By Bob Katzen
The Senate approved and sent to the House a bill that would temporarily authorize board-certified nurse practitioners, nurse anesthetists, nurse midwives and psychiatric mental health clinical nurse specialists with at least two years of supervised practice to operate independently from an overseeing physician until 90 days after the governor revokes the state of emergency. The Board of Registration in Nursing would have the authority to waive the two-year experience requirement, if necessary, to increase access to these nurses during the current state of emergency.
The bill also enables pharmacists to better coordinate with healthcare teams and engage in a broad range of patient services beyond filling prescriptions including performing health and wellness tests, managing chronic diseases, performing medication management and administering immunizations.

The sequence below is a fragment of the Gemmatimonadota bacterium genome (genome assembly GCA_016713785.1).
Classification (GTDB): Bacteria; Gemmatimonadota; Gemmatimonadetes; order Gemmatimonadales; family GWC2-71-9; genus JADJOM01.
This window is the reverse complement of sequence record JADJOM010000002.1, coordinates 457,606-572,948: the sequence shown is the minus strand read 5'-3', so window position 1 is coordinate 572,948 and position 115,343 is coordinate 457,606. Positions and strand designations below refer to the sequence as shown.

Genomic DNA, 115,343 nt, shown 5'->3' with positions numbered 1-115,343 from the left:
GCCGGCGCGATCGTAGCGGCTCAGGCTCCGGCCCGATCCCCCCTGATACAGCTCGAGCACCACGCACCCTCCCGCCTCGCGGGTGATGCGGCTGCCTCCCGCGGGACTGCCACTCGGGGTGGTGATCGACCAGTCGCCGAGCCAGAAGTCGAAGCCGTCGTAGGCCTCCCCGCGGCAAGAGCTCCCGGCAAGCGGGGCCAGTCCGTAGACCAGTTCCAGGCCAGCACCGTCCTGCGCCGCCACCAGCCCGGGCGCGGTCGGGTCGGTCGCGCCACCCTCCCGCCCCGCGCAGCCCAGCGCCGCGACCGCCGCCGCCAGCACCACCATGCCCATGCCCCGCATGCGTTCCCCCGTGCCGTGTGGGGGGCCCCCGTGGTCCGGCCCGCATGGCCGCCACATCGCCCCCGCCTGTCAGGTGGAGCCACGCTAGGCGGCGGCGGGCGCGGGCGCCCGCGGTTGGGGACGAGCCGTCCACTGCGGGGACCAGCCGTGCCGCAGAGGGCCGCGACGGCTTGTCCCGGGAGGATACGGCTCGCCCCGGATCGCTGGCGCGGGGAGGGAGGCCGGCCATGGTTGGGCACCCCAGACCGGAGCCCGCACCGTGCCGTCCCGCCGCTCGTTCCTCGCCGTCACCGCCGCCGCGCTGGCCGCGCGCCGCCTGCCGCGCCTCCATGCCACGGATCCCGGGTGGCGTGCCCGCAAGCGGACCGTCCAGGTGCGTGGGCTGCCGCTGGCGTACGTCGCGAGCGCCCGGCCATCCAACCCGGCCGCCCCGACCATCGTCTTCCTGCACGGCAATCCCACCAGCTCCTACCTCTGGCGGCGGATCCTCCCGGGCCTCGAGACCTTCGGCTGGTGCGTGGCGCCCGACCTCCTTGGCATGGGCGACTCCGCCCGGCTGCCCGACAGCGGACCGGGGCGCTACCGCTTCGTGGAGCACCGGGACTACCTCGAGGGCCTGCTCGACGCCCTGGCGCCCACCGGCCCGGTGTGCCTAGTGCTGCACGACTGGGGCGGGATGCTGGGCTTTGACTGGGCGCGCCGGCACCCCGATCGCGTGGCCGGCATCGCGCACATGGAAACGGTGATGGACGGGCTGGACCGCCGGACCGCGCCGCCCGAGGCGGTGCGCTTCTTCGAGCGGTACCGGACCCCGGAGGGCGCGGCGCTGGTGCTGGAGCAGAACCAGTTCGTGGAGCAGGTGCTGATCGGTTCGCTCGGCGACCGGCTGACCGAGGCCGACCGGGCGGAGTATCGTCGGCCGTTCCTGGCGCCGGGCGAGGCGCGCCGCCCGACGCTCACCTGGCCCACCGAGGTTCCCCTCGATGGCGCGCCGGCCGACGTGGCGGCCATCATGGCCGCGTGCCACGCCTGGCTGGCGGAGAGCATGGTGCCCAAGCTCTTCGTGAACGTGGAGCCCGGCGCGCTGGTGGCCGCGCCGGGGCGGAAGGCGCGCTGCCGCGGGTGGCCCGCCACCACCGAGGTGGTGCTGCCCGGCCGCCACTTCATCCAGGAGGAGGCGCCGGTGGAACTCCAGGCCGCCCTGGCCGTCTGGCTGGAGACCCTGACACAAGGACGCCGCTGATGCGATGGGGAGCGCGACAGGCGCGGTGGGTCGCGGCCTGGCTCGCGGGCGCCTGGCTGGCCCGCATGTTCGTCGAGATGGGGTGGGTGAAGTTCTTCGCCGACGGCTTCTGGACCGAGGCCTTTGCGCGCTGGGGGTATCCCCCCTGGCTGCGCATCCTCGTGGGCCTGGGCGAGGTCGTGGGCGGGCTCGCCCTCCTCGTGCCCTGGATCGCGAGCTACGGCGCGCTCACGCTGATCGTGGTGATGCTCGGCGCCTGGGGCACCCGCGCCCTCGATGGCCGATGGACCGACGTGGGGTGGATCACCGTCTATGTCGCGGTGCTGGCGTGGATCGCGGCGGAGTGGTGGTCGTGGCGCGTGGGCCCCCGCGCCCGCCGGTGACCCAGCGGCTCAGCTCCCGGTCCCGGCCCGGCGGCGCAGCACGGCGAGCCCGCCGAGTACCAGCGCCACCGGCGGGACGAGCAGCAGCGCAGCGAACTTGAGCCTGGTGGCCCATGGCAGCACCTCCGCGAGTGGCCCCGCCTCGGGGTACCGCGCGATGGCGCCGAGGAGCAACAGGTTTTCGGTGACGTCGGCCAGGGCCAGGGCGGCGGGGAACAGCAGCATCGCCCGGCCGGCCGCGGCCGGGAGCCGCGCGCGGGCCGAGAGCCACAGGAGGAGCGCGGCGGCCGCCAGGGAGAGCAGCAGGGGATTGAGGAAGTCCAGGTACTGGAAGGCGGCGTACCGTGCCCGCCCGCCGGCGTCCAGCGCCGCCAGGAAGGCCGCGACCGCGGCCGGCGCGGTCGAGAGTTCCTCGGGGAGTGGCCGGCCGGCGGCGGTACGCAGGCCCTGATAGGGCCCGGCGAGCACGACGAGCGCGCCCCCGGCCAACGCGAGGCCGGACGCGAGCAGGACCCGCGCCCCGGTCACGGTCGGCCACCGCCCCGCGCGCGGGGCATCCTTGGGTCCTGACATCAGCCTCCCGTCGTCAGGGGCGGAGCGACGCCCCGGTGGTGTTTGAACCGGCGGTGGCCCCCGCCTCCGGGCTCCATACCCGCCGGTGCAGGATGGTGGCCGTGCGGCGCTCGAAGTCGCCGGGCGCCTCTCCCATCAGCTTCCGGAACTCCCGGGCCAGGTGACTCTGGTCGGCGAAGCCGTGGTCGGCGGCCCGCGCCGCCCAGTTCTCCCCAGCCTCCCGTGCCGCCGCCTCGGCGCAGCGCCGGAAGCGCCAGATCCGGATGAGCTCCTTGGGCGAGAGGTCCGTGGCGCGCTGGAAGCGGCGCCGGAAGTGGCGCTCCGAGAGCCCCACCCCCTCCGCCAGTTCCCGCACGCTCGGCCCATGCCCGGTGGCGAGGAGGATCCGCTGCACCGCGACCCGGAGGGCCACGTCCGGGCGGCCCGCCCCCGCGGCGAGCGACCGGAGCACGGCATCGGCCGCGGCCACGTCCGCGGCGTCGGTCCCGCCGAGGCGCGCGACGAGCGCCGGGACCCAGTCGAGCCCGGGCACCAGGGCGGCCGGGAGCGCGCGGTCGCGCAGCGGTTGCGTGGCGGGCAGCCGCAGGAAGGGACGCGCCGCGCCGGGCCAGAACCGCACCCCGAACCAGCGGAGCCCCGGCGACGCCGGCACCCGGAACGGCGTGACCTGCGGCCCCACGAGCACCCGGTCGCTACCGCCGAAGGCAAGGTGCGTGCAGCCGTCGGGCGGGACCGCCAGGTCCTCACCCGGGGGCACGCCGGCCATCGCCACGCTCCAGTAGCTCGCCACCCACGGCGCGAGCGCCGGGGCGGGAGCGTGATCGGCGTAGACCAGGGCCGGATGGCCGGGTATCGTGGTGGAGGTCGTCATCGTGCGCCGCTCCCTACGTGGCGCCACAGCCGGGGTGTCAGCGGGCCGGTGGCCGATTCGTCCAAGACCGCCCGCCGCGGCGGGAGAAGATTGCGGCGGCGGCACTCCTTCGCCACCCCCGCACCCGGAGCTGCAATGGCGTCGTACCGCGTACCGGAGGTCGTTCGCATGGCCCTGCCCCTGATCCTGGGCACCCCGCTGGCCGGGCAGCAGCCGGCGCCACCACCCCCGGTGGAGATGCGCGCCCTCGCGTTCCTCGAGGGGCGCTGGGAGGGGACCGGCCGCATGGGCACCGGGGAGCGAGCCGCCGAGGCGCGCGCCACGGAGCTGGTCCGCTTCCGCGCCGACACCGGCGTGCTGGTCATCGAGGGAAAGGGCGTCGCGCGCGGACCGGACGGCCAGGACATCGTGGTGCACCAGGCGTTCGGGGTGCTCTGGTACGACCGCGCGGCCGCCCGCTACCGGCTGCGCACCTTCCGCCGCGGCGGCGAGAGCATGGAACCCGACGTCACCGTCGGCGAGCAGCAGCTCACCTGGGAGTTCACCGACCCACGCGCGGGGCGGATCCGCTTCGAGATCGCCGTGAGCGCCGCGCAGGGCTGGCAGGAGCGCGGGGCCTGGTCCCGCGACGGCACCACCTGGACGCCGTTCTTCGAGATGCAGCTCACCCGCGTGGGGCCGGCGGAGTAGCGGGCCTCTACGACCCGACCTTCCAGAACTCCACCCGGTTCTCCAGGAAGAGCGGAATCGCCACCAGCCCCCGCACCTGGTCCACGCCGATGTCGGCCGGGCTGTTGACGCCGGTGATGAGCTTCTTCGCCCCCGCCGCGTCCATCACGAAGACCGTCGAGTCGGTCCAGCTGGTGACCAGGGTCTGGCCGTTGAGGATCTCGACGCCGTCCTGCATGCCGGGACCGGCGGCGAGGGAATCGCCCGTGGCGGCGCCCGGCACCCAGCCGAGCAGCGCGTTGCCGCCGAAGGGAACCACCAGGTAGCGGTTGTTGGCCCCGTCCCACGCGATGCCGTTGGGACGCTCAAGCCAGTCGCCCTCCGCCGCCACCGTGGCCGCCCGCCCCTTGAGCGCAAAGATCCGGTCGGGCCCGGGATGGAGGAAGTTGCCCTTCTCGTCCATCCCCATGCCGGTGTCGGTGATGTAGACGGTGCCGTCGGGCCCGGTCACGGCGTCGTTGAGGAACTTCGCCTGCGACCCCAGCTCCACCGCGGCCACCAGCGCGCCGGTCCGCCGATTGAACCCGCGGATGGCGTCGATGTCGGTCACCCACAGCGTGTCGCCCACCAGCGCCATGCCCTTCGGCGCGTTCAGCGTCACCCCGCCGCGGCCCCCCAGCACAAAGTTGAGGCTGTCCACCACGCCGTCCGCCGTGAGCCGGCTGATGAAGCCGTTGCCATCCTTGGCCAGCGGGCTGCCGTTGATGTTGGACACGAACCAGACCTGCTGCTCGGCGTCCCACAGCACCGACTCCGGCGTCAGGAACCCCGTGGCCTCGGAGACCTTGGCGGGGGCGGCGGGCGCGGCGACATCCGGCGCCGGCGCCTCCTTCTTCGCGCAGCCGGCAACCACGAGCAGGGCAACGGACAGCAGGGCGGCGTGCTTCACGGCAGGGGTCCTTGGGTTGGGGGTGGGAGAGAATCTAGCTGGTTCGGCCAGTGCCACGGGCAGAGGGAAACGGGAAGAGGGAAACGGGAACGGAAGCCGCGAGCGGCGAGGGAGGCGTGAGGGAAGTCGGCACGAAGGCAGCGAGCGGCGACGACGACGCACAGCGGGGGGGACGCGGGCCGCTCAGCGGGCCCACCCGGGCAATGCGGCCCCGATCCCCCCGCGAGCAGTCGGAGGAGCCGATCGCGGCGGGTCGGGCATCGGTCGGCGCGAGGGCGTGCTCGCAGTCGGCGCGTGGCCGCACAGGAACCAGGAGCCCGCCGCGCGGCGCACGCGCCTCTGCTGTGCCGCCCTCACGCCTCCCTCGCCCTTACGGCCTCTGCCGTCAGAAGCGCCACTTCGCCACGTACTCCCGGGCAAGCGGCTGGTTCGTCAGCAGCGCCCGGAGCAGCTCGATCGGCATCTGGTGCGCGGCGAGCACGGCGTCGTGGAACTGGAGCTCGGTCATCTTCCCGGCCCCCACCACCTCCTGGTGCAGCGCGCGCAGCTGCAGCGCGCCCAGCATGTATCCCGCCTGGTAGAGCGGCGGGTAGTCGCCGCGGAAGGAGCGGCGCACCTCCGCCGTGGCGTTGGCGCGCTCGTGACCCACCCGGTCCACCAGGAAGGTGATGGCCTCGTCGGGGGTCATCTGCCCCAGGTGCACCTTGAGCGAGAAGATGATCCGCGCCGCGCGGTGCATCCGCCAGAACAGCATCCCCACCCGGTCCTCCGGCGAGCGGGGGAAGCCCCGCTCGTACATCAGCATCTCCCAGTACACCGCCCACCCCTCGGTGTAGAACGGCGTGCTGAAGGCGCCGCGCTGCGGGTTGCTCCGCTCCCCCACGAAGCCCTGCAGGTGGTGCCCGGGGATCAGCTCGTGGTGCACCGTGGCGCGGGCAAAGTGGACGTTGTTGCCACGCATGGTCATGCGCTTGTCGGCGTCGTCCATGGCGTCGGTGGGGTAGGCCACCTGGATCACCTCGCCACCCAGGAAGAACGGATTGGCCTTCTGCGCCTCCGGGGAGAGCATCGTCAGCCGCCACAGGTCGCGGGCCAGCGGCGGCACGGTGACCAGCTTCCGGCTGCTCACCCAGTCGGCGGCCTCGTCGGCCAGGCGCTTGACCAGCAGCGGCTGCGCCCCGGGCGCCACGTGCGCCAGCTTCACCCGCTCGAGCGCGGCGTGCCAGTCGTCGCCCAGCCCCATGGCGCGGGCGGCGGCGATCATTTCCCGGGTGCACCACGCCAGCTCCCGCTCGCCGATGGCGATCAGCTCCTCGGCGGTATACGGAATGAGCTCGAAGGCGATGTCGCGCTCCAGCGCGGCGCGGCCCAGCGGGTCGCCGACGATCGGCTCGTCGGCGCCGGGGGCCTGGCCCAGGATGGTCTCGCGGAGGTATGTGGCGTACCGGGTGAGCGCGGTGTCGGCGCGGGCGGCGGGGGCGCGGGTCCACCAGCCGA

“As doctors come down with the virus, as they will, we need to make sure there are people who can step in and perform a number of functions,” said Sen. Cindy Friedman (D-Arlington). “That includes prescribing medicines, ordering tests and, in some cases, admitting patients to a hospital.”
“The passage of this vitally important piece of legislation is critical to bolstering our healthcare workforce and helping our healthcare system during this public health crisis,” said Sen. Mike Rodrigues (D-Westport), Chair of the Senate Committee on Ways and Means. “Thank you to Sen. Friedman for her hard work and thank you to our heroic healthcare workers who are going above and beyond to keep us safe in these incredibly difficult times.”
Supporters know the bill will likely not be approved by the House where it is opposed by the leadership. “We’re not going to do it,” said House Majority Leader Ron Mariano (D-Quincy) said. “I don’t think we should be rushing legislation through in reaction to a truly unprecedented crisis.”
Opponents also noted the governor has the authority to issue an executive order mandating everything that is in the bill.